Budget While in College, But Don’t Forget to Experience College

Six College Budget Busters Every Student Should Avoid

Excerpts:

a few simple budgeting steps and avoiding common money pitfalls will keep students out of the debt.

Especially during the first few months, it’s easy for students to fall into bad habits that can be hard to break

Deciding up front what you want to be spending each week (and what you don’t) makes it easier to get into routines that work for you and your budget

Set a dollar amount that you can afford to spend for each of these items … don’t get into credit card debt

That sandwich between classes and cup of coffee to make it through a boring lecture may seem like just a few dollars—but they really add up over the semester. Consider the math: $5 a day at Starbucks is $1,825, dinner out at $30 a week is $1,560 … That is a total of $3,385 … setting aside $10 to $20 a week for splurges, which allows students to space them out and stay in their limit.

students should study their schedule and recognize their eating habits to pick the most applicable meal plan to avoid over paying … your campus meal plan may not be the cheapest option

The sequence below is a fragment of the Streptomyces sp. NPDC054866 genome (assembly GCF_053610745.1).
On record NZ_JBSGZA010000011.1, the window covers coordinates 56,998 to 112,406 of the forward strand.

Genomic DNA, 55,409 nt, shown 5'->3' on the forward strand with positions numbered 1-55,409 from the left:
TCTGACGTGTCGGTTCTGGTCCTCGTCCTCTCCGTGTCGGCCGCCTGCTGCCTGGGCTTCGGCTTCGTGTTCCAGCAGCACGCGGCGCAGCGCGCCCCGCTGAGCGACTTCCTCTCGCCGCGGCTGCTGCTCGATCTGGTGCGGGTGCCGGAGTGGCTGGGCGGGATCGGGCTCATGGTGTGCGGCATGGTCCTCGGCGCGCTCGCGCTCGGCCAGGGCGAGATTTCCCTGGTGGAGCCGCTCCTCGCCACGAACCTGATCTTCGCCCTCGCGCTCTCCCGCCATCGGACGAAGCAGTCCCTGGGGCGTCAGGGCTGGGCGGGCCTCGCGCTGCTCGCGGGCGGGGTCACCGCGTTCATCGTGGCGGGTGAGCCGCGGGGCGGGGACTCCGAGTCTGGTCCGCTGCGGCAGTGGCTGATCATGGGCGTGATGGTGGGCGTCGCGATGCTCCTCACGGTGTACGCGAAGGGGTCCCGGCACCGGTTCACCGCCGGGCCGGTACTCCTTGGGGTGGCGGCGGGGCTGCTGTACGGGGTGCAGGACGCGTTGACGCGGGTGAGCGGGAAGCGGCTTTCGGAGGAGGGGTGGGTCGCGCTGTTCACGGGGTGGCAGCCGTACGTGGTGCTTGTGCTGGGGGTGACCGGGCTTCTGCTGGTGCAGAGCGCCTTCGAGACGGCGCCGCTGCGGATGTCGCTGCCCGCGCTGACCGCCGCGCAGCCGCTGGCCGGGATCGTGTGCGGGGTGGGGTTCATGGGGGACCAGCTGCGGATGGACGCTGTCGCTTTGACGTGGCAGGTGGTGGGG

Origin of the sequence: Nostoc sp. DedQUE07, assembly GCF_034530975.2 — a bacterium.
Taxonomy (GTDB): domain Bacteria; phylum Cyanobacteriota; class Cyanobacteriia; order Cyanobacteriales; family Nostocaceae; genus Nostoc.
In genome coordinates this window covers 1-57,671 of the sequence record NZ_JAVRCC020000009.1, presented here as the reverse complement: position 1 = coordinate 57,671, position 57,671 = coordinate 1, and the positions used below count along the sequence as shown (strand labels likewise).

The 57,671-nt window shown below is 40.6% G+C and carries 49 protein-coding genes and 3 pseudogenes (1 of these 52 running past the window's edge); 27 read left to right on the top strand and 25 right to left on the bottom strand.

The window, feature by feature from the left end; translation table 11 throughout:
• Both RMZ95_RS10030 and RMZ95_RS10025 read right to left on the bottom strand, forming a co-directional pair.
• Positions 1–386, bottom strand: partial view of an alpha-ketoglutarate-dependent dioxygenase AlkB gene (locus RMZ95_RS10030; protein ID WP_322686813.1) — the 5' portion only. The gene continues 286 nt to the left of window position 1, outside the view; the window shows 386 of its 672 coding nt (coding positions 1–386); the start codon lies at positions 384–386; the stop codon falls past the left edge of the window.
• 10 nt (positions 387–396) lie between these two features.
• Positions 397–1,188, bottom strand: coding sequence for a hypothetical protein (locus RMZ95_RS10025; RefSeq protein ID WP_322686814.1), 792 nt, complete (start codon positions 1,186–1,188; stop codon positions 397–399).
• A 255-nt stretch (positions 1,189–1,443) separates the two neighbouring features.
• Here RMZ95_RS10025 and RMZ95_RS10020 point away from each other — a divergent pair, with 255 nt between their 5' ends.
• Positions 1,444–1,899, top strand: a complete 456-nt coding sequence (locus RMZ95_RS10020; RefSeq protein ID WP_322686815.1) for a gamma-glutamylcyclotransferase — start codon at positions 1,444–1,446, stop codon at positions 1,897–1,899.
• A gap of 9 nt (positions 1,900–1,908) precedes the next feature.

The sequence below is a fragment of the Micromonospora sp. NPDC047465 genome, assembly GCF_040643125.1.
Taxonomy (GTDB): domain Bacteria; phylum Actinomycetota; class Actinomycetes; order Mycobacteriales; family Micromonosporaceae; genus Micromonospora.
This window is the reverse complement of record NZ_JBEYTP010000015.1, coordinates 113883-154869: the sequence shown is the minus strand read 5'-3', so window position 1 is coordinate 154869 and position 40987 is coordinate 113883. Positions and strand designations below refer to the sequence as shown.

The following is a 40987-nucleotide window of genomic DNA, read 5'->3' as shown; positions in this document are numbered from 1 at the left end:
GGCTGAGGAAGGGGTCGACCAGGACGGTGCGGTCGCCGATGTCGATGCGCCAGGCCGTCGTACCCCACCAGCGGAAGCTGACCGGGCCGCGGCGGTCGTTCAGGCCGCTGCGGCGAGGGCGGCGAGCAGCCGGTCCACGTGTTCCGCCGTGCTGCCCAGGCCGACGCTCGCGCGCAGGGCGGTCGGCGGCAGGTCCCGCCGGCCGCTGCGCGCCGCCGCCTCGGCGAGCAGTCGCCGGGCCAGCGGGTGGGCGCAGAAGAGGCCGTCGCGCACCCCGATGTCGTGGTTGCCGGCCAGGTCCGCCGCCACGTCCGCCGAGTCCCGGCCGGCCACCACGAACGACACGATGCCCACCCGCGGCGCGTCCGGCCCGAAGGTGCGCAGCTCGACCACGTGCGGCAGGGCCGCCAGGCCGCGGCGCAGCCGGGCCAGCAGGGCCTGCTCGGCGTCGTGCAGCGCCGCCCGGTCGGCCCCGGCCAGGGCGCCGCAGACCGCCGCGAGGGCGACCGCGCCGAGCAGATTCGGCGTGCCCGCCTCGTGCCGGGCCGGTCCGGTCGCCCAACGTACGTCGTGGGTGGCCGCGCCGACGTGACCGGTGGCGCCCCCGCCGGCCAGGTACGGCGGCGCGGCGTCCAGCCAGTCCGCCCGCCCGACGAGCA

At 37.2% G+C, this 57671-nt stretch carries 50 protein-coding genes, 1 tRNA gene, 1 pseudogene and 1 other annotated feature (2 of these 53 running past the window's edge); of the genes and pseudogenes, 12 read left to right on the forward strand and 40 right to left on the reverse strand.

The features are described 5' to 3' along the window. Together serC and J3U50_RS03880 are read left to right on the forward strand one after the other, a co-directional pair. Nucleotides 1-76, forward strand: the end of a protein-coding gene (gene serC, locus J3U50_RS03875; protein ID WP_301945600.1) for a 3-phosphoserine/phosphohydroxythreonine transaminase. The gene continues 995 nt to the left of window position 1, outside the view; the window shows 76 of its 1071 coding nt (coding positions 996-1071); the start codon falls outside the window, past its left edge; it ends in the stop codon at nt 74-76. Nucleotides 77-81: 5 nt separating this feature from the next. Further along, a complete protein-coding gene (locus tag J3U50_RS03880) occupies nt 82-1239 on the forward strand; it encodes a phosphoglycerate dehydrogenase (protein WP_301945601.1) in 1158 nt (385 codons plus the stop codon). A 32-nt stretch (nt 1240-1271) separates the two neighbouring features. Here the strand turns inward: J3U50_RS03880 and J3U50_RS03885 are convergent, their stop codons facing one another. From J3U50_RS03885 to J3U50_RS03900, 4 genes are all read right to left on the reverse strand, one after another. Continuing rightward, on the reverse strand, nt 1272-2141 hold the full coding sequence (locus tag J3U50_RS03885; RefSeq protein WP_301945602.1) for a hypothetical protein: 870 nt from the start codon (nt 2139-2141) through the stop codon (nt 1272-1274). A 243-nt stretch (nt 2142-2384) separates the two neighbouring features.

socializing and going out with friends is part of the college experience … everyone needs to know their financial limits … set aside a monthly limitation for weekend expenses.

Spring and summer vacations are the perfect times to get away, but students need to budget accordingly

**

The article makes some very good points about keeping spending in control and the need to “budget accordingly”.  Money can disappear quickly without discipline yet leave nothing to show for that spending.

But college is a unique set of years in one’s life where one has a combination of youth, some time, and relatively few life responsibilities.  While academics is paramount, college is also a time to have experiences that may never occur again.  Socializing, campus activities, spring break trips, and studying abroad can positively impact someone for the rest of their life.  Forfeiting opportunities merely and solely to divert associated expenses to paying interest on student loans or contributing to a savings account or simply to avoid spending money at all can in the grand scheme of life be pinching pennies at a very high cost of later regretting to take advantage of those opportunities.  When people are getting ready to die, they regret the things they didn’t do rather than the things they did.

Yes, college students should budget their money (and time) by avoiding frivolous and excessive spending, and they should save for the future.  But it’s okay if budgeting and saving in college is for the purpose of taking advantage of opportunities offered during that time in college.

One can always make up lost money, but one can never make up lost time.

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